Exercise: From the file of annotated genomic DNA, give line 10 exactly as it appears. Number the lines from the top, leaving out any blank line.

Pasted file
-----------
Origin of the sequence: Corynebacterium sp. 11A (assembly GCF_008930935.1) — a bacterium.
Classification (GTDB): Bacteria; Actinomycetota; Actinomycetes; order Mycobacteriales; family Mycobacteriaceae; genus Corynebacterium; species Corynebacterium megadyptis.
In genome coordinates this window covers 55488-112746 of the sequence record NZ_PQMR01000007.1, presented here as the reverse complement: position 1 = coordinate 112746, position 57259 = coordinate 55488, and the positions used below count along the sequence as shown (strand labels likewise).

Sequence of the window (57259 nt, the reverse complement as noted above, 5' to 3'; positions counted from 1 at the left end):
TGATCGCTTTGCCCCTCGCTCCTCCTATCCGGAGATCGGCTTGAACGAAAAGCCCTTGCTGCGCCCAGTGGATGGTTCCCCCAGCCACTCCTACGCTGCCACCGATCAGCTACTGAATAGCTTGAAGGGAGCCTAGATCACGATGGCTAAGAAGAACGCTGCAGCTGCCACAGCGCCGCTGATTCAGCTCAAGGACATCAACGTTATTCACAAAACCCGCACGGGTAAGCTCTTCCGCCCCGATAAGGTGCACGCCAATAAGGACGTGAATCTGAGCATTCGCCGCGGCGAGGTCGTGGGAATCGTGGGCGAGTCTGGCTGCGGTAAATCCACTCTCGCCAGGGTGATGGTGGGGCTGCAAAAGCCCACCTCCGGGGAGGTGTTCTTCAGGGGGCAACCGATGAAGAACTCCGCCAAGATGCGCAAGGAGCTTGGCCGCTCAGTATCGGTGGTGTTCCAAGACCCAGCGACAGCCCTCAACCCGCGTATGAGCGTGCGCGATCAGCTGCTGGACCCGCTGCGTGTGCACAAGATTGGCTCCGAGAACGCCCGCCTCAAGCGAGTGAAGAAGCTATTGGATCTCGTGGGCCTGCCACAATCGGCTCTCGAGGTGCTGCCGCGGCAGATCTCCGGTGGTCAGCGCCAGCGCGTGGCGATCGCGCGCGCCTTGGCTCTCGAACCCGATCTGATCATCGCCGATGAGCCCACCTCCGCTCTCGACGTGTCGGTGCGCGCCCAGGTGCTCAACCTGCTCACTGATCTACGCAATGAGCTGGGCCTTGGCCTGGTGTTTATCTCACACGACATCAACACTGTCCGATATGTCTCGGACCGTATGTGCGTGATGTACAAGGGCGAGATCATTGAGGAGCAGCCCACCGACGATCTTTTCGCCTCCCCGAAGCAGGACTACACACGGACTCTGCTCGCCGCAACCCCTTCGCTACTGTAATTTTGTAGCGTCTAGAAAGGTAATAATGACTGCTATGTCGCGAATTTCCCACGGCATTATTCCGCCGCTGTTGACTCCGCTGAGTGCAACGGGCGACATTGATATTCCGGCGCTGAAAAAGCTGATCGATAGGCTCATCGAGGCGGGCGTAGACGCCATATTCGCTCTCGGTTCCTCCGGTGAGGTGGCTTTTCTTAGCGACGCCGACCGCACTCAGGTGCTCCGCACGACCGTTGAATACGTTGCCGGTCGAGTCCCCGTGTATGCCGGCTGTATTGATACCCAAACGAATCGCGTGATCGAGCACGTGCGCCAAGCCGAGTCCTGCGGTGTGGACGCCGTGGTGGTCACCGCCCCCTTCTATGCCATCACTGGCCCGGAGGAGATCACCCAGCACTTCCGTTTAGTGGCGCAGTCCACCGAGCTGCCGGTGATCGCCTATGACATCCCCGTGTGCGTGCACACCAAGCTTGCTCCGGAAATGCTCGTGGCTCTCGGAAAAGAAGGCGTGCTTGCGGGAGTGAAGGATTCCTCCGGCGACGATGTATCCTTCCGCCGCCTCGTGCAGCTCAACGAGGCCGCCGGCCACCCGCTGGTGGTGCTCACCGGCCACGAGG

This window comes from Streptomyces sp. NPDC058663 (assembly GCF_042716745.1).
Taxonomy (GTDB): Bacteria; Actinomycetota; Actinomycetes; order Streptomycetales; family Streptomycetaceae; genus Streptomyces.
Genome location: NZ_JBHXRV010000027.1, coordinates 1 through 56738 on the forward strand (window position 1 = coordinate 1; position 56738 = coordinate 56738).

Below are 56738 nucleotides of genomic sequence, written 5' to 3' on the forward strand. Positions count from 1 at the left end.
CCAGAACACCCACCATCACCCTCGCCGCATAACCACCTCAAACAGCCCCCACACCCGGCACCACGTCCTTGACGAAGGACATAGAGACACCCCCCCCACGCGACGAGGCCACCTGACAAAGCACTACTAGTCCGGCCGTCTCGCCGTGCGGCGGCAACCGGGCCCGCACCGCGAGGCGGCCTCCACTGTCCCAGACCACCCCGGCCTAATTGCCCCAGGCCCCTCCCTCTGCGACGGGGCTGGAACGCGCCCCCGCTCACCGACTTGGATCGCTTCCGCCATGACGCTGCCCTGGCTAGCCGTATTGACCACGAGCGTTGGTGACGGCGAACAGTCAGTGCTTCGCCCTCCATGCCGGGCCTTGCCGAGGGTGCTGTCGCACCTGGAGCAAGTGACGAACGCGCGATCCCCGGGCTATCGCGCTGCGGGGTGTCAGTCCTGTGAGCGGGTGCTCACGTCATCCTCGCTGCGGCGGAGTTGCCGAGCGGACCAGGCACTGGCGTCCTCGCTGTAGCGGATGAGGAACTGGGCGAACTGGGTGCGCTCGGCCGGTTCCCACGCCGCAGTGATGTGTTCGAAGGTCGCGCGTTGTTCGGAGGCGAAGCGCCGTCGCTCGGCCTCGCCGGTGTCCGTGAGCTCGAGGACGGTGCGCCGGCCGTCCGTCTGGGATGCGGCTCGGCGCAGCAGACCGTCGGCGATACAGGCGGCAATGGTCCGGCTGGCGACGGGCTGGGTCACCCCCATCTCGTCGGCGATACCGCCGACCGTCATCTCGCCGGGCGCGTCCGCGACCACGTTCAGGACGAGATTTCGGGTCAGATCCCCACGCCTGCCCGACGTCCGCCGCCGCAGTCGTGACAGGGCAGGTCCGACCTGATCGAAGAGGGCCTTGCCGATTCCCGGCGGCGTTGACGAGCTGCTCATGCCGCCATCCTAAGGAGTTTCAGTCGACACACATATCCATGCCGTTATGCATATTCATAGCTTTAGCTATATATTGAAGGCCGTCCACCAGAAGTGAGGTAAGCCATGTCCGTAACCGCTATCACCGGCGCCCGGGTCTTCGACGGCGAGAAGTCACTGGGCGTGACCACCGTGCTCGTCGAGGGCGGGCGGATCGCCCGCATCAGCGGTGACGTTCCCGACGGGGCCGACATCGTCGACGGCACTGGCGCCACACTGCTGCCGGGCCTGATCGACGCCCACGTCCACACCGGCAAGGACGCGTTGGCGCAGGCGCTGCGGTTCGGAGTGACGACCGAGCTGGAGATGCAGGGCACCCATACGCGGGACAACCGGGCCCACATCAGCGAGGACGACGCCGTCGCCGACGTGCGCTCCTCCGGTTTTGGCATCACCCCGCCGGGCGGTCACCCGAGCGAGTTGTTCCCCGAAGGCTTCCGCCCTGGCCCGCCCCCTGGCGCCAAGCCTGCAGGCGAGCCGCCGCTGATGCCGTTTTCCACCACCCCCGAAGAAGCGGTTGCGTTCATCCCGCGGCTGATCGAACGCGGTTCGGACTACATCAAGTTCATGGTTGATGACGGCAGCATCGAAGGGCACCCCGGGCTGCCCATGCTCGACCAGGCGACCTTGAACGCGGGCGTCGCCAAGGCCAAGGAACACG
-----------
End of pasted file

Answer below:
CCAGAACACCCACCATCACCCTCGCCGCATAACCACCTCAAACAGCCCCCACACCCGGCACCACGTCCTTGACGAAGGACATAGAGACACCCCCCCCACGCGACGAGGCCACCTGACAAAGCACTACTAGTCCGGCCGTCTCGCCGTGCGGCGGCAACCGGGCCCGCACCGCGAGGCGGCCTCCACTGTCCCAGACCACCCCGGCCTAATTGCCCCAGGCCCCTCCCTCTGCGACGGGGCTGGAACGCGCCCCCGCTCACCGACTTGGATCGCTTCCGCCATGACGCTGCCCTGGCTAGCCGTATTGACCACGAGCGTTGGTGACGGCGAACAGTCAGTGCTTCGCCCTCCATGCCGGGCCTTGCCGAGGGTGCTGTCGCACCTGGAGCAAGTGACGAACGCGCGATCCCCGGGCTATCGCGCTGCGGGGTGTCAGTCCTGTGAGCGGGTGCTCACGTCATCCTCGCTGCGGCGGAGTTGCCGAGCGGACCAGGCACTGGCGTCCTCGCTGTAGCGGATGAGGAACTGGGCGAACTGGGTGCGCTCGGCCGGTTCCCACGCCGCAGTGATGTGTTCGAAGGTCGCGCGTTGTTCGGAGGCGAAGCGCCGTCGCTCGGCCTCGCCGGTGTCCGTGAGCTCGAGGACGGTGCGCCGGCCGTCCGTCTGGGATGCGGCTCGGCGCAGCAGACCGTCGGCGATACAGGCGGCAATGGTCCGGCTGGCGACGGGCTGGGTCACCCCCATCTCGTCGGCGATACCGCCGACCGTCATCTCGCCGGGCGCGTCCGCGACCACGTTCAGGACGAGATTTCGGGTCAGATCCCCACGCCTGCCCGACGTCCGCCGCCGCAGTCGTGACAGGGCAGGTCCGACCTGATCGAAGAGGGCCTTGCCGATTCCCGGCGGCGTTGACGAGCTGCTCATGCCGCCATCCTAAGGAGTTTCAGTCGACACACATATCCATGCCGTTATGCATATTCATAGCTTTAGCTATATATTGAAGGCCGTCCACCAGAAGTGAGGTAAGCCATGTCCGTAACCGCTATCACCGGCGCCCGGGTCTTCGACGGCGAGAAGTCACTGGGCGTGACCACCGTGCTCGTCGAGGGCGGGCGGATCGCCCGCATCAGCGGTGACGTTCCCGACGGGGCCGACATCGTCGACGGCACTGGCGCCACACTGCTGCCGGGCCTGATCGACGCCCACGTCCACACCGGCAAGGACGCGTTGGCGCAGGCGCTGCGGTTCGGAGTGACGACCGAGCTGGAGATGCAGGGCACCCATACGCGGGACAACCGGGCCCACATCAGCGAGGACGACGCCGTCGCCGACGTGCGCTCCTCCGGTTTTGGCATCACCCCGCCGGGCGGTCACCCGAGCGAGTTGTTCCCCGAAGGCTTCCGCCCTGGCCCGCCCCCTGGCGCCAAGCCTGCAGGCGAGCCGCCGCTGATGCCGTTTTCCACCACCCCCGAAGAAGCGGTTGCGTTCATCCCGCGGCTGATCGAACGCGGTTCGGACTACATCAAGTTCATGGTTGATGACGGCAGCATCGAAGGGCACCCCGGGCTGCCCATGCTCGACCAGGCGACCTTGAACGCGGGCGTCGCCAAGGCCAAGGAACACG